UPDATE 1-Anti-virus sales help Check Point beat estimates

Thu Jul 18, 2013 11:23am EDT

* Q2 EPS $0.83 vs $0.81 forecast

* Sees Q3 non-GAAP EPS $0.80-$0.86, revenue $330-$350 mln

* Sees 2013 EPS $3.33-$3.46, revenue $1.36-$1.41 bln

* Nasdaq shares up 6.5 pct in early trade

By Tova Cohen

TEL AVIV, July 18 (Reuters) - Computer security provider Check Point Software Technologies topped forecasts with second quarter profit and revenue and said it should improve further in the second half after a weak start to the year.

The company said sales were helped by a new software blade - modular software building blocks sold as annual subscriptions - that stops unwanted malware, launched in the first quarter. It also introduced a blade for security and compliance monitoring.

But one of the global leaders in the corporate fight against cybercrime and computer viruses still lowered a January forecast range for 2013 revenue to account for soft growth in the first quarter, bringing it into line with analysts' estimates.

Chief Executive Gil Shwed on Thursday estimated 2013 earnings per share excluding one-off items of $3.33-$3.46 and revenue of $1.36 billion-$1.41 billion.

The Israeli company had previously forecast revenue of $1.4-$1.45 billion and EPS of $3.30-$3.50. Analysts are estimating EPS of $3.40 and revenue of $1.398 billion, according to Thomson Reuters I/B/E/S.

"I do expect a healthy second half," Shwed told a conference call. "Overall, I like to think that we will see that business volumes continue to pick up like we've seen in the second quarter but I also like to be cautious and adjust the annual numbers to the first half results."

The company earned 83 cents a share excluding one-time items in the second quarter, up from 77 cents a year earlier. Revenue grew 4 percent to $340.2 million.

Check Point was forecast to earn 81 cents a share on revenue of $337 million, according to Thomson Reuters I/B/E/S. Its shares were up 6.5 percent to $57 in early Nasdaq trade.

U.S.-based Palo Alto has eaten into Check Point's market dominance - growing by around 60 percent year-on-year - in recent quarters. But the smaller company cut its results forecasts in late May as revenue growth slowed due to U.S. budget cuts and European debt crisis, with analysts saying Check Point was doing better at defending its position.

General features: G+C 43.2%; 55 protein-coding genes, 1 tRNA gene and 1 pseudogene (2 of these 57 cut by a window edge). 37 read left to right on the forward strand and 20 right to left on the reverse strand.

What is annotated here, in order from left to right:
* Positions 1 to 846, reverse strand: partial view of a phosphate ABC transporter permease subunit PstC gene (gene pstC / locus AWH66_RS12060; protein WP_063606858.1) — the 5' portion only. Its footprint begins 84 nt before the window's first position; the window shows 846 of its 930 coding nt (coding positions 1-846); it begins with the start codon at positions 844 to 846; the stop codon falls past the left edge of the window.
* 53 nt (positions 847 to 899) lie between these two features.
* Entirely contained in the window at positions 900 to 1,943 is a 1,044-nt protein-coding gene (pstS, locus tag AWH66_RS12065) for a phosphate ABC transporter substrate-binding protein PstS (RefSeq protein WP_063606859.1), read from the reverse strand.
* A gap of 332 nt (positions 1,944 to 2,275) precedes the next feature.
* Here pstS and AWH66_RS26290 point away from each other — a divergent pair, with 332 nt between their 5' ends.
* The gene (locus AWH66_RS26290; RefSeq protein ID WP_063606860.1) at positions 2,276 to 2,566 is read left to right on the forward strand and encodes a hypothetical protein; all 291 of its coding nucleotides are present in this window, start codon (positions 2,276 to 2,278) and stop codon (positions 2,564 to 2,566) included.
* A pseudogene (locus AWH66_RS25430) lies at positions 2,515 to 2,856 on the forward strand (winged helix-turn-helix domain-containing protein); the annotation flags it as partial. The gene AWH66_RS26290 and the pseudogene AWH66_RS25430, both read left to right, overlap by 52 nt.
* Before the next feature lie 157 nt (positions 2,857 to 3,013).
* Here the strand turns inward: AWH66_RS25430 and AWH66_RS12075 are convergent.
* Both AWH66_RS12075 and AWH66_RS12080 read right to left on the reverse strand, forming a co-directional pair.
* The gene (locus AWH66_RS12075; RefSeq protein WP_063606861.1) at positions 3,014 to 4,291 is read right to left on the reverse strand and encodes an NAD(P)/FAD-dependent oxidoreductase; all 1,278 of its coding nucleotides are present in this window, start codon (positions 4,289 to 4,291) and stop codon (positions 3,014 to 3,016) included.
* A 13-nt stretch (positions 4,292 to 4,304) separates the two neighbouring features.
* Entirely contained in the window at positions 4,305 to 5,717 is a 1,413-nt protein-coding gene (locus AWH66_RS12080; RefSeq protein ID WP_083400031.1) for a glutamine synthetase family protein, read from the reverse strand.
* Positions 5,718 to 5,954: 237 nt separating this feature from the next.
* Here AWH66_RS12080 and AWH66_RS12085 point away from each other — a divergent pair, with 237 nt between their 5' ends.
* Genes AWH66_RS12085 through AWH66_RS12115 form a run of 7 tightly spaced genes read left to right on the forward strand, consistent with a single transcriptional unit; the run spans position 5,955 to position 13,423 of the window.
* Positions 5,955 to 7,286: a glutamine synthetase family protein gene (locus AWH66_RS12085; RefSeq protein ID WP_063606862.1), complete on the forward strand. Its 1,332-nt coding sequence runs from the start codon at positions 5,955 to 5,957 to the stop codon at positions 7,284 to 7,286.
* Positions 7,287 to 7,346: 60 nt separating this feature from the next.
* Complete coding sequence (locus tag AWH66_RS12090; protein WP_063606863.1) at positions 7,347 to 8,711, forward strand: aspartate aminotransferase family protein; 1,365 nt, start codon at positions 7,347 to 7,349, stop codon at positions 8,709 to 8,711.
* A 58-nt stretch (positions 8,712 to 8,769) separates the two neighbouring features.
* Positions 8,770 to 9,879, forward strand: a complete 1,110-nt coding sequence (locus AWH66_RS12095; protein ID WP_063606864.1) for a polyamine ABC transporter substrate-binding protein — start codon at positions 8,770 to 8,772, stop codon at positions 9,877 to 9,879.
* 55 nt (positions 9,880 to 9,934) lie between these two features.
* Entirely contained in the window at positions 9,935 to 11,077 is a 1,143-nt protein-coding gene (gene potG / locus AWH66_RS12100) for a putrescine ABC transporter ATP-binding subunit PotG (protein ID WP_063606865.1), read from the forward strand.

"Top performers were the North American region and our new data centre appliances," Shwed said.

The data centre appliances, combining hardware and software, are at the high end of the company's product line. In the first quarter, fewer high-end deals had hurt revenue growth.

"Our software blades continued to deliver double-digit growth year-over-year, with threat prevention and application control technologies driving share gains," Shwed said.

Shwed forecast third-quarter revenue of $330-$350 million and EPS excluding one-off items of 80 to 86 cents. Analysts have forecast EPS of 84 cents a share on revenue of $347.8 million.

Shwed also addressed a report released earlier this week that showed Check Point was one of the top companies to benefit from government tax breaks during 2006-2011 as part of a programme to encourage capital investment.

Check Point was third on the list, having received tax breaks of 1.65 billion shekels ($460 million)

"As a result of this policy Check Point and other companies like us brought here a lot of business and we paid a lot of taxes. I don't know if without this policy, this would have happened," he told a news conference.

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